June/July 1940 National Radio News
of Contents] These articles are scanned and OCRed from old editions of the
National Radio News magazine. Here is a list of the
National Radio News articles I have already posted. All copyrights are hereby acknowledged.
National Radio News was published bi-monthly by the folks at the National Radio Institute (NRI). NRI used to be a major training center for electronics technicians beginning in the early part of the 20th century. This article was provided for them by the Federal Communications Commission (FCC) as a synopsis of radio frequency spectrum allocations at the time. Compare a 1940 spectrum allocation chart (just a simple description here) to one for 2014 and you will see a remarkable difference in not just the number of bands, but in the extension of the frequency range. This link produces the FCC Online Table of Frequency Allocations (April 4, 2014) document, and this one is a more user-friendly equivalent graphical chart recently published by Wireless Design & Development magazine.
BBTW, the picture below has nothing to do with the article. It appeared on the table of contents page and I thought it would make a good addition since the article itself had no image.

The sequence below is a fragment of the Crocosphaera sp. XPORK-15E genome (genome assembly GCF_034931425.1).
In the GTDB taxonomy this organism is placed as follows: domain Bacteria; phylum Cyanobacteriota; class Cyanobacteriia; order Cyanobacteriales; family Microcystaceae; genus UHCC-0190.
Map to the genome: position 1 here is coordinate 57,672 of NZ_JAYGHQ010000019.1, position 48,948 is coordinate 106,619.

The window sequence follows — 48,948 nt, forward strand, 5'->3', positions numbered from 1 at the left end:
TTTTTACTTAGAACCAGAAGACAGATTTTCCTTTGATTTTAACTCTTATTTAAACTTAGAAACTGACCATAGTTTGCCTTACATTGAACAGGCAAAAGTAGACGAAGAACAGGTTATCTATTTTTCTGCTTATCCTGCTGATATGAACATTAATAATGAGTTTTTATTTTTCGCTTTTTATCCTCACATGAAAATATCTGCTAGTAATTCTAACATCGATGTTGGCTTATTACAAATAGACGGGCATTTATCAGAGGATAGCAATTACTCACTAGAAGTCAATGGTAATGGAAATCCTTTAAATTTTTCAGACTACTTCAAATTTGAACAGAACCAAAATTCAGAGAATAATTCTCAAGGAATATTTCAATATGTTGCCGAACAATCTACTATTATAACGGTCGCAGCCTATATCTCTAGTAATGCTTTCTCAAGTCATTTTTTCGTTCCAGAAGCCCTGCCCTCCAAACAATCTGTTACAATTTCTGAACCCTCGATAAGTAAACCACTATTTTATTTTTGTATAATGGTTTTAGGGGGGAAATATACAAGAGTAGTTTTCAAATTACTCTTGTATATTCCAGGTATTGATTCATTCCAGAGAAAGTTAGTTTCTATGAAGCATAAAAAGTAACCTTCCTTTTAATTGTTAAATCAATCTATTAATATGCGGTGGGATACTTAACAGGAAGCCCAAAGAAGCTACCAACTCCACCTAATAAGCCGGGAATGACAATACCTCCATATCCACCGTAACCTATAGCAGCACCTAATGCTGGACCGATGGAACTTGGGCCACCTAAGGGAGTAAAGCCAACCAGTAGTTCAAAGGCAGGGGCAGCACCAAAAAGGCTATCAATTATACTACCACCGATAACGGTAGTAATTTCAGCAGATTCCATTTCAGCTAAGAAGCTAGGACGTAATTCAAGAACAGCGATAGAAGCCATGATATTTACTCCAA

Radio Frequencies and Their Allocation
This article was released to National Radio News by the Federal Communications Commission, Washington, D. C.
The radio spectrum, or radio waves form one portion of the total electromagnetic spectrum. The electromagnetic spectrum covers eight different classes of radiation-electric waves, radio waves, infra-red, visible light, ultra-violet, X-rays, gamma rays, and secondary cosmic rays.
The emission of this energy may be likened to the expanding ripples of water suddenly disturbed by a thrown stone. However, electromagnetic energy travels in all directions.
Since electromagnetic radiations have a common speed (that of light), their only difference is in frequency and wave length. "Frequency" may be characterized as the number of these waves per second, and "wave length" as the distance between successive waves.
The divisions between the various classes of electromagnetic radiations are not definite. The lines of separation are based largely upon the effects and the particular method of producing the various emissions. Under certain conditions, some of these electromagnetic impulses may be seen, felt, or heard. Of the eight classes of electromagnetic radiations, that portion classed as "radio waves" covers a relatively small part of the total electromagnetic spectrum.
Radio facilities are extremely limited. In order to provide the maximum possible service for the benefit of the public, it is necessary to control and restrict the use of the available channels. As transmission by radio waves spans great distances, it has been found necessary to have international agreement on the proportion of available channels to be allocated for particular services. To prevent interference within our own country, it is necessary to further apportion the frequencies in the best interests of users.